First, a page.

An excellent fowl retriever, the Labrador also became an immensely popular family companion and Show Dog in Britain in the first decade of the 20th century, after receiving official recognition by the English Kennel Club in 1903. It wasn't very long before the breed conquered the United States and was recognized by the AKC in 1917. The Labrador retriever has enjoyed great worldwide popularity throughout the 20th century and has remained the favourite breed of American families to this day. This is an agile and resilient breed, posessing impressive working abilities, which, when coupled with its willingness to please and trainability rarely matched in the canine world, make the Labrador an ideal choice for a service dog, a role that the breed has been fulfilling for many years when employed by the Police or the Military as a drug and explosive detecion dog.
When bred properly, the Labrador Retriever is one of the most rewarding family pets and working dogs in the world, but the breed's popularity has resulted in a decline in quality, due to overbreeding and the appearance of bloodlines of questionable origin, especially in America. Uncharacteristic specimens are commonly encountered, slowly destroying the breed's well-deserved good reputation. Various health problems and unstable temperaments have been plaguing the Labrador for quite some time now, but there are still dedicated and serious breeders to be found, doing their best to preserve the true nature and proper type of this wonderful breed. A true Labrador is a rugged and solid dog of the light mastiff type, known for its massive, but muscular and athletic body, with a wide chest and sturdy legs. The muzzle and jaws are powerful and the proper head type is elegantly broad, known as the "Blockhead". However, there are too many untypical specimens with narrow heads and lightly built bodies, as well as being too tall and having shorter coats than preferred. In recent years, there has also been a growing number of aggressive examples reported, which many believe is a sure sign of poor breeding at best and proof of crossbreeding at worst, but while that very well may be the case, another thing to take into consideration is the longstanding practice of misguided pet owners and rescue workers labeling dogs as members of a certain breed relying on sheer guesswork, with basically any black puppy being presented as either a Lab or a Lab cross.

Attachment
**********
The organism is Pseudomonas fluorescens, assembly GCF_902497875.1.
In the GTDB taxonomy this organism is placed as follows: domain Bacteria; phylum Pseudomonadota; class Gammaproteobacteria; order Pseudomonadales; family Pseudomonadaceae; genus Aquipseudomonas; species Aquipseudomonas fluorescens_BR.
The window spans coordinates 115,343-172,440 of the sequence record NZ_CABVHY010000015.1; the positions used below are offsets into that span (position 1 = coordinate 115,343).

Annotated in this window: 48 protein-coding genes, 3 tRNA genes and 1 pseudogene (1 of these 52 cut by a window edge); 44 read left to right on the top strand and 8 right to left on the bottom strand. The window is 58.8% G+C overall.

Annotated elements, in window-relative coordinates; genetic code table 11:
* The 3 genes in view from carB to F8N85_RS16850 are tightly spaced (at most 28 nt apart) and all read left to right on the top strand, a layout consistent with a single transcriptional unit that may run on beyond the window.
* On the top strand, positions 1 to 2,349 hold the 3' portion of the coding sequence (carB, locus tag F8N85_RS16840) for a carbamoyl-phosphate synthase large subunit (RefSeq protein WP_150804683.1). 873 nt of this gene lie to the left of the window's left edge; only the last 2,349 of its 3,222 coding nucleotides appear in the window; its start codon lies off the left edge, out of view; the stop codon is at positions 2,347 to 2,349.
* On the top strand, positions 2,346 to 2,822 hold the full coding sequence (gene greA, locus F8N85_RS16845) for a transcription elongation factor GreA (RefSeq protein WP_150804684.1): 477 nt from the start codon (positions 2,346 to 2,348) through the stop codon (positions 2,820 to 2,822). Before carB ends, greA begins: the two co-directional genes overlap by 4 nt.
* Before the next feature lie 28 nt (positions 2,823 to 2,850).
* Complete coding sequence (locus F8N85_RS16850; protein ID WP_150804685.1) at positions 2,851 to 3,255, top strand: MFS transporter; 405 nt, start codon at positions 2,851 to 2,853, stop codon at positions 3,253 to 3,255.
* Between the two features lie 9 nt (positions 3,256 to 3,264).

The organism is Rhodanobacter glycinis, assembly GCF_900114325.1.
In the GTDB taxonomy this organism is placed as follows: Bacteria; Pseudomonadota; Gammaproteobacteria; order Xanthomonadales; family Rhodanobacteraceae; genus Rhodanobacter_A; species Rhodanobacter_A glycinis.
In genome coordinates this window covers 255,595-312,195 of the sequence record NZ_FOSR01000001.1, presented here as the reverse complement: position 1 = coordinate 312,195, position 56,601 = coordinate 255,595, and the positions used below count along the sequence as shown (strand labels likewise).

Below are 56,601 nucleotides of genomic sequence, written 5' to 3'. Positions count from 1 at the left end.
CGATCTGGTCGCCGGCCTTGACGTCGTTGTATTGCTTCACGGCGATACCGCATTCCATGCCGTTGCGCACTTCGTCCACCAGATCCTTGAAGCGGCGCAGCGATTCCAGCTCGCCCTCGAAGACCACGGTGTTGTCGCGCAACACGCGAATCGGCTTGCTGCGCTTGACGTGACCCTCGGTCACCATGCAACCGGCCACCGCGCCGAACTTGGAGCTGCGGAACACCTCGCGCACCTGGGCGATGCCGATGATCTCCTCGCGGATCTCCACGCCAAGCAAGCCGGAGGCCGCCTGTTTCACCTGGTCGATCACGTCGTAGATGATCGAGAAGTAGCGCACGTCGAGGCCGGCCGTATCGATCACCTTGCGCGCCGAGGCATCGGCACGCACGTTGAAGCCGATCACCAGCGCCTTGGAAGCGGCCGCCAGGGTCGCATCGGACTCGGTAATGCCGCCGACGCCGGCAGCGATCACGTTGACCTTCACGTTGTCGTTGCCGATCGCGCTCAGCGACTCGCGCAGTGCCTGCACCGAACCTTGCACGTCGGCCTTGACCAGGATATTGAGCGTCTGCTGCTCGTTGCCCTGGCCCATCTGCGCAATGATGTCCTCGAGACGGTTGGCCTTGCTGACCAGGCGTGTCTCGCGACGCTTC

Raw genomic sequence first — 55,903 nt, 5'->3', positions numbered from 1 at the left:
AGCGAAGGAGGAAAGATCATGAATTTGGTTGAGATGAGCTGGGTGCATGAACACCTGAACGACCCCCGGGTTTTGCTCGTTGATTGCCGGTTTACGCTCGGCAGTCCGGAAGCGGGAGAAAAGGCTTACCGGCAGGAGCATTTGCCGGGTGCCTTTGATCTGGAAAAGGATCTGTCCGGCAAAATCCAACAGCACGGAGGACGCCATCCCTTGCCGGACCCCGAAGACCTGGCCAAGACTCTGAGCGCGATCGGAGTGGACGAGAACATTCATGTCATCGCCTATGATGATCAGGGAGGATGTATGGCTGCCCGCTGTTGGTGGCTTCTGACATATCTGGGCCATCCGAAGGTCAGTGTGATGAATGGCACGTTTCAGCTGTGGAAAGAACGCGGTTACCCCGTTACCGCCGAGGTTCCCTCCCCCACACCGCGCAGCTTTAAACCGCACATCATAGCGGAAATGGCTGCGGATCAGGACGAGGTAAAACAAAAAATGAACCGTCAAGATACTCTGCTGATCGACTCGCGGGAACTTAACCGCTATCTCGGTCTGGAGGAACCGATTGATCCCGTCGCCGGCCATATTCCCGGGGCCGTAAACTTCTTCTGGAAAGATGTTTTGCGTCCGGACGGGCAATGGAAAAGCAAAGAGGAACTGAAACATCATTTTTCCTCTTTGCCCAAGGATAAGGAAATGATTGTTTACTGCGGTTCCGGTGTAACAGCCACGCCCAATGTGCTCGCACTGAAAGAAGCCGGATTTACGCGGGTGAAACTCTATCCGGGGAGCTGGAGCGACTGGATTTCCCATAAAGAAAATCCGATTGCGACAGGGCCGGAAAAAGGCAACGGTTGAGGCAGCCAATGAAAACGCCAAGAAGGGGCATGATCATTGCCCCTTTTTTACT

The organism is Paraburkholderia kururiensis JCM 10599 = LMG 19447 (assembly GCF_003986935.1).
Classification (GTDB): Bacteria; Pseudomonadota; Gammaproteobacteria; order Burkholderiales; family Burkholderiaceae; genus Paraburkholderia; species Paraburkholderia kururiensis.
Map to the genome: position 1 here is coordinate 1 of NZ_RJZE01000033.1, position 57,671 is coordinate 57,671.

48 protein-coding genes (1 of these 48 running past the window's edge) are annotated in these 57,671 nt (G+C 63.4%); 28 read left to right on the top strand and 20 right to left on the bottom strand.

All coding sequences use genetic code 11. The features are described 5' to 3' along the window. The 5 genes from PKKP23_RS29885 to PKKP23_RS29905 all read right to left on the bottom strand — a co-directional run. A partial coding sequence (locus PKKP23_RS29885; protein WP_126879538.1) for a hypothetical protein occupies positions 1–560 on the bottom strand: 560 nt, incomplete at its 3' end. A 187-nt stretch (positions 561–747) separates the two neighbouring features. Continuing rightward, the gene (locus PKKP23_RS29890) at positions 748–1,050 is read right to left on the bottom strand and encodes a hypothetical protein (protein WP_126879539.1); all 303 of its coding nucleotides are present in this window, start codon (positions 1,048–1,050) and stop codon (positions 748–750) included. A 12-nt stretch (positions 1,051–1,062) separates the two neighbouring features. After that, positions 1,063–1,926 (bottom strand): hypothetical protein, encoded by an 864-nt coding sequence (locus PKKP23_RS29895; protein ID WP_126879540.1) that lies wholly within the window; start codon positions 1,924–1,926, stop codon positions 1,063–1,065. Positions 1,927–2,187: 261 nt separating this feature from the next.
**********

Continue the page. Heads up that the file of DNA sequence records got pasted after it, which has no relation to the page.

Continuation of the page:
When raised properly, the Labrador Retriever is an affectionate and playful urban pet, tolerant of other dogs and an obedient and even-tempered companion.
The coat is moderately short, flat and very dense. Originally accepted only in solid black, the Labrador eventually became allowed in yellow and brown colourings during the WW1 years. Still the most popular one, the black variety should be uniformly black in colour, although a small white patch on the chest is acceptable. Yellow dogs can range from very light cream to almost red shades, while the brown type varies from liver to dark chocolate solids. Apart from the shades prescribed by the Standard, there are also black-n-tan, gray, brindle, piebald and white coats still encountered in the breed, with such colourings believed to be remnants of the initial crosses in Labrador's early history. The ideal height is around 23 inches, but taller examples exist.